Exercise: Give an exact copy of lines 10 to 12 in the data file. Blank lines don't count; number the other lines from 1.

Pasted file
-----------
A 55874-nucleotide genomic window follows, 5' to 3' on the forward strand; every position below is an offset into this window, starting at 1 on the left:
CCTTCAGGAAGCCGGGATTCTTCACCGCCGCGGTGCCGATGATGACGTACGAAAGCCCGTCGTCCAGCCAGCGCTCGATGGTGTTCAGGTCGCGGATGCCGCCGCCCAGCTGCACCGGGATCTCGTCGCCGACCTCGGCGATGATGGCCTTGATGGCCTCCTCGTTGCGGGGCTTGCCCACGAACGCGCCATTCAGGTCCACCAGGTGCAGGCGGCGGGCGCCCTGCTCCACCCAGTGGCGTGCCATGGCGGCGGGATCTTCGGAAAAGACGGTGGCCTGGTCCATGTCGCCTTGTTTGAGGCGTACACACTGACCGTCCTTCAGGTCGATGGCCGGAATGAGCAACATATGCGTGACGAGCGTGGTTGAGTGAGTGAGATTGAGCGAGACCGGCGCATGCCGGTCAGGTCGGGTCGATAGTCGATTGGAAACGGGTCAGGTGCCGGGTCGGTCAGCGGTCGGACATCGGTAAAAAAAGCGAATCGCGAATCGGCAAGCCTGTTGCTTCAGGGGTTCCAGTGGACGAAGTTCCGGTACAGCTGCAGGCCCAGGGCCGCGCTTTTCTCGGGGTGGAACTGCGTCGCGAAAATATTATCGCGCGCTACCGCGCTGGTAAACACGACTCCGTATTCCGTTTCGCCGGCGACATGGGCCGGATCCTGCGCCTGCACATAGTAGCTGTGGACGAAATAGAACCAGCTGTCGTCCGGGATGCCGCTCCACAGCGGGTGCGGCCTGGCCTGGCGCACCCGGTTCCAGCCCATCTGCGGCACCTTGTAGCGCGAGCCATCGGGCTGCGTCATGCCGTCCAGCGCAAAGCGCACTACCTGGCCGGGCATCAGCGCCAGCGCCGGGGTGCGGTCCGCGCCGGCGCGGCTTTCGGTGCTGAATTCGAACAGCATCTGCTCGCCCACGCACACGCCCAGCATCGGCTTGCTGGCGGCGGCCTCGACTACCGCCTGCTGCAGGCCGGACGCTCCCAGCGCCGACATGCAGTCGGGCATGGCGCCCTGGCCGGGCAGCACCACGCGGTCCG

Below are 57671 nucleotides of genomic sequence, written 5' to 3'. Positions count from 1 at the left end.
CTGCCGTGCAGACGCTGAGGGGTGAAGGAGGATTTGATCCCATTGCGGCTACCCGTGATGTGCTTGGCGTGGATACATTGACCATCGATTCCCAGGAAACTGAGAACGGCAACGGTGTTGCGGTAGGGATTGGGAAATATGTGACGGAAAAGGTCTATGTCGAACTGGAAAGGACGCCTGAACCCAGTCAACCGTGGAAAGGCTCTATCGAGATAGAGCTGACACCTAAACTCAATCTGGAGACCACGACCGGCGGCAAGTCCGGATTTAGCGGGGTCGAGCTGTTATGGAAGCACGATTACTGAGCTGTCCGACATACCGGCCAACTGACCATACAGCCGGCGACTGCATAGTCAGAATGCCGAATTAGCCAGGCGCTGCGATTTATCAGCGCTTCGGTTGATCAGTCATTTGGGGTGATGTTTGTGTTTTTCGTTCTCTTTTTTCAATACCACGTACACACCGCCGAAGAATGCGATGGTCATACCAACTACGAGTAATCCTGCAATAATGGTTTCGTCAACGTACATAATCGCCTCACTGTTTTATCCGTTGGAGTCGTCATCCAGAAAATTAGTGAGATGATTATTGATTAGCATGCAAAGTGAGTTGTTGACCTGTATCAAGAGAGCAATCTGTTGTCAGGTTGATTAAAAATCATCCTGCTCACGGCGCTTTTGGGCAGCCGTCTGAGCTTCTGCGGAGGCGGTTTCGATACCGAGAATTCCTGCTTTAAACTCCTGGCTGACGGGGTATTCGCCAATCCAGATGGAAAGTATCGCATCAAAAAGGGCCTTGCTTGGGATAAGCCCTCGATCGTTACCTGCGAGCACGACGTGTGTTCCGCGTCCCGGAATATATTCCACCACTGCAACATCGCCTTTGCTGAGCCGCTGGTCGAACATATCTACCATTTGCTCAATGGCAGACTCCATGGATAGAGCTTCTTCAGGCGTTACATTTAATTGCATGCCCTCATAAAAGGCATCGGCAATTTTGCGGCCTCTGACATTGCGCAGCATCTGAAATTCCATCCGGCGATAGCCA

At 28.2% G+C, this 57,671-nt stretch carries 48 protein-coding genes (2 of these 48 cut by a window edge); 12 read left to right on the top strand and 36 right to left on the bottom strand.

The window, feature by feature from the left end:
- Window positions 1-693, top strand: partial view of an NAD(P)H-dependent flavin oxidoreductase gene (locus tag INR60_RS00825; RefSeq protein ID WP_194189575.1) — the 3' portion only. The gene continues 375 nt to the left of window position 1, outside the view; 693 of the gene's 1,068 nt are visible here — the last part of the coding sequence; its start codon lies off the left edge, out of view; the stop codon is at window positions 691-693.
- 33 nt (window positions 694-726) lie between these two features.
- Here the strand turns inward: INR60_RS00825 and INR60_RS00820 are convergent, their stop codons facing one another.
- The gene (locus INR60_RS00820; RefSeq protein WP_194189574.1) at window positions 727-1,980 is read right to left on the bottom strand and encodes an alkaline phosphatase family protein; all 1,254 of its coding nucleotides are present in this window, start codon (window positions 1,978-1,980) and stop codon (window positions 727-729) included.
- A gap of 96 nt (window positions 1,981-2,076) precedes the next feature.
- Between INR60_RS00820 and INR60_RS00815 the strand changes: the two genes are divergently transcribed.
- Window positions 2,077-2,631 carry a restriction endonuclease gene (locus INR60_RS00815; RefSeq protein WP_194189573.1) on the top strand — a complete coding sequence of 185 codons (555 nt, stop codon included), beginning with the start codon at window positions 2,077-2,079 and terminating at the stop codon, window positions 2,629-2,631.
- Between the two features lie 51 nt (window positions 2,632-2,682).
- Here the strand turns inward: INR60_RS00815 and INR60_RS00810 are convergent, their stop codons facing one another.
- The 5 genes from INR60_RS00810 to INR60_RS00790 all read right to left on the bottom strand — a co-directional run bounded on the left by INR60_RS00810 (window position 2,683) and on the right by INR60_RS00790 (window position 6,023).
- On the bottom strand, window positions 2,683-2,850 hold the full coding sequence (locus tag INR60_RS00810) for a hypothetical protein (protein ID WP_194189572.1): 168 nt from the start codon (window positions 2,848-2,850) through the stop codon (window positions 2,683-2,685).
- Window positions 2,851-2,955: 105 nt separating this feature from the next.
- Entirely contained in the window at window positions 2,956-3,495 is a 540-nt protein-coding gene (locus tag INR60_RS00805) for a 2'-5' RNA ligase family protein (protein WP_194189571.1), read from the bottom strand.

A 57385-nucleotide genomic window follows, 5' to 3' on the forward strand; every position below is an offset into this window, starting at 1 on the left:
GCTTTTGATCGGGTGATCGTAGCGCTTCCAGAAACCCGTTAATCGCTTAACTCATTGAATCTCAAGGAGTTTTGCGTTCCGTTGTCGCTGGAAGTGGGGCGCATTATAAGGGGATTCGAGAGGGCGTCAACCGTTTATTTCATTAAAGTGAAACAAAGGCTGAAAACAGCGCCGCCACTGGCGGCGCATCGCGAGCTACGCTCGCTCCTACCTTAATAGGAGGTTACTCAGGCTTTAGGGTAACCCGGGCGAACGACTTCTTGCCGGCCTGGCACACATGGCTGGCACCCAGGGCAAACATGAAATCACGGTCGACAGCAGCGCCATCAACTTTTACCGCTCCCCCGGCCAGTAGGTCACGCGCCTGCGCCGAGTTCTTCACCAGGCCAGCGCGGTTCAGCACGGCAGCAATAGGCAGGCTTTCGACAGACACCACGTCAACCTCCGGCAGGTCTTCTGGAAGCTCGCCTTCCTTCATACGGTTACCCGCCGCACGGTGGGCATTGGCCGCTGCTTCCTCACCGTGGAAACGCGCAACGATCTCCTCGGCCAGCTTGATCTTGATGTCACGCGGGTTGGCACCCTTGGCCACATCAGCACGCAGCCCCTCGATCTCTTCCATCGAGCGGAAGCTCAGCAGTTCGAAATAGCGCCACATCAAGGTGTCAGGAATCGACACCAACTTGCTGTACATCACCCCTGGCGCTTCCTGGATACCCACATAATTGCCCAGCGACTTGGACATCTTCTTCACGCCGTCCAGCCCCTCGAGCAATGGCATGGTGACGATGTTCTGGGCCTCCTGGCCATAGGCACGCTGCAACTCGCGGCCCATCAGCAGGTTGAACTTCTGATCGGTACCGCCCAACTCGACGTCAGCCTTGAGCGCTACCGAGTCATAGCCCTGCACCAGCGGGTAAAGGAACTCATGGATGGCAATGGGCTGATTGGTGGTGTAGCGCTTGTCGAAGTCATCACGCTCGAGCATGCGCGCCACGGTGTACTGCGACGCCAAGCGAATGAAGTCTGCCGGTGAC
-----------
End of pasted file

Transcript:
- The gene (locus INR60_RS00820; RefSeq protein WP_194189574.1) at window positions 727-1,980 is read right to left on the bottom strand and encodes an alkaline phosphatase family protein; all 1,254 of its coding nucleotides are present in this window, start codon (window positions 1,978-1,980) and stop codon (window positions 727-729) included.
- A gap of 96 nt (window positions 1,981-2,076) precedes the next feature.
- Between INR60_RS00820 and INR60_RS00815 the strand changes: the two genes are divergently transcribed.